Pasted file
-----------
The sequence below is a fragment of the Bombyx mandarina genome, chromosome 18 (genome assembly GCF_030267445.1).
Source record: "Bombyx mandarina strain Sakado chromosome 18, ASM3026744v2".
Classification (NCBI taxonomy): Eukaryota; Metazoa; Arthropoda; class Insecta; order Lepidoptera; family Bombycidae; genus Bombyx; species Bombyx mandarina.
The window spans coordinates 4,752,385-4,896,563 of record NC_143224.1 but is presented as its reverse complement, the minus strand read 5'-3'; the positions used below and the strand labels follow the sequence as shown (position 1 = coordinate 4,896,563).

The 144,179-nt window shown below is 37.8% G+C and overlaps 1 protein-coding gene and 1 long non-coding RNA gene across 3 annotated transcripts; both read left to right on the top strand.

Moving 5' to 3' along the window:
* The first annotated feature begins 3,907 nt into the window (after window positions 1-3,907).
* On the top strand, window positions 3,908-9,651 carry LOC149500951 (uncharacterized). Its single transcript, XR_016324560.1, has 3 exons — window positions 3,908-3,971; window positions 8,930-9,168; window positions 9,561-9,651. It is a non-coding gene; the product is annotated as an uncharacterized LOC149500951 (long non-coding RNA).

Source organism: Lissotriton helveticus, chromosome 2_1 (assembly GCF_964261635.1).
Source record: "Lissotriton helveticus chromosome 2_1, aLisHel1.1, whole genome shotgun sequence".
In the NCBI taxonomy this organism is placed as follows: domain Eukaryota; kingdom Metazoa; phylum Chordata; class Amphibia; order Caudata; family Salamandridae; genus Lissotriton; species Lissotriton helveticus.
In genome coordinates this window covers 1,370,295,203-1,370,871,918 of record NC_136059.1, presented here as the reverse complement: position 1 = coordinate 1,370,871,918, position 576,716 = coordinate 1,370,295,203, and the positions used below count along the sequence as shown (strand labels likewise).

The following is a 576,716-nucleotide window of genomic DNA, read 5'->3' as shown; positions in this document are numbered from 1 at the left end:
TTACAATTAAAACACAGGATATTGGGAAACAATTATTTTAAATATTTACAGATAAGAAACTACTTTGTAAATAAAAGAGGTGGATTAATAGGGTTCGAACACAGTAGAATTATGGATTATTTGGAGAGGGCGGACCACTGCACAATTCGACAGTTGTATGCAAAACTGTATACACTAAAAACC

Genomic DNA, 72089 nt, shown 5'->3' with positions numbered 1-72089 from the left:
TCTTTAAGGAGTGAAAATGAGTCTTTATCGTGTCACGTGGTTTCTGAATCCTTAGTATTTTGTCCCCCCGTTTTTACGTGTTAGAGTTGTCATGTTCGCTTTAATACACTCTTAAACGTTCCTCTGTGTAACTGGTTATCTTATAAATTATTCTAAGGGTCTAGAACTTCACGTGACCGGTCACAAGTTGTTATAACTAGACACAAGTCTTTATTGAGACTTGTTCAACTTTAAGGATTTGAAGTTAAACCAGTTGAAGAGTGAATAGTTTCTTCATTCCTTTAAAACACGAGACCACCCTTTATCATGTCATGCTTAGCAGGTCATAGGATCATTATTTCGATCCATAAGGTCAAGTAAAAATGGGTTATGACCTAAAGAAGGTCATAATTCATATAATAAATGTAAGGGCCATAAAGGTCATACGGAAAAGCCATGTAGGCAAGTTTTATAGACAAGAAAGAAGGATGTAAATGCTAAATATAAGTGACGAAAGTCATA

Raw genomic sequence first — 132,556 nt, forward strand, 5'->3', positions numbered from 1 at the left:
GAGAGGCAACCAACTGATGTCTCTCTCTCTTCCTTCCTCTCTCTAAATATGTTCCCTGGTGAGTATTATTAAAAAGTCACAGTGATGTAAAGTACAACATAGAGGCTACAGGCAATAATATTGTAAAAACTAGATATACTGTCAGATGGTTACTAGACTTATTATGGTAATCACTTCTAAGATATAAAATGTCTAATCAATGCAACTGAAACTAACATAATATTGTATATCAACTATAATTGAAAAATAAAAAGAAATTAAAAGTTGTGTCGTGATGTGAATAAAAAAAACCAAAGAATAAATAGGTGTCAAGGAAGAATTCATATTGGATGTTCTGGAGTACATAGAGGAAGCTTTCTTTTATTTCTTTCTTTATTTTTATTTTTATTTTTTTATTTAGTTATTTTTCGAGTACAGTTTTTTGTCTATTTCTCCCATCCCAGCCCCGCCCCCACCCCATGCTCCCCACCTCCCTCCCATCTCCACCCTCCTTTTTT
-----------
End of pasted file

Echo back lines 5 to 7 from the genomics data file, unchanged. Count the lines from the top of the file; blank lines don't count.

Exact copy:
The 144,179-nt window shown below is 37.8% G+C and overlaps 1 protein-coding gene and 1 long non-coding RNA gene across 3 annotated transcripts; both read left to right on the top strand.

Moving 5' to 3' along the window:
* The first annotated feature begins 3,907 nt into the window (after window positions 1-3,907).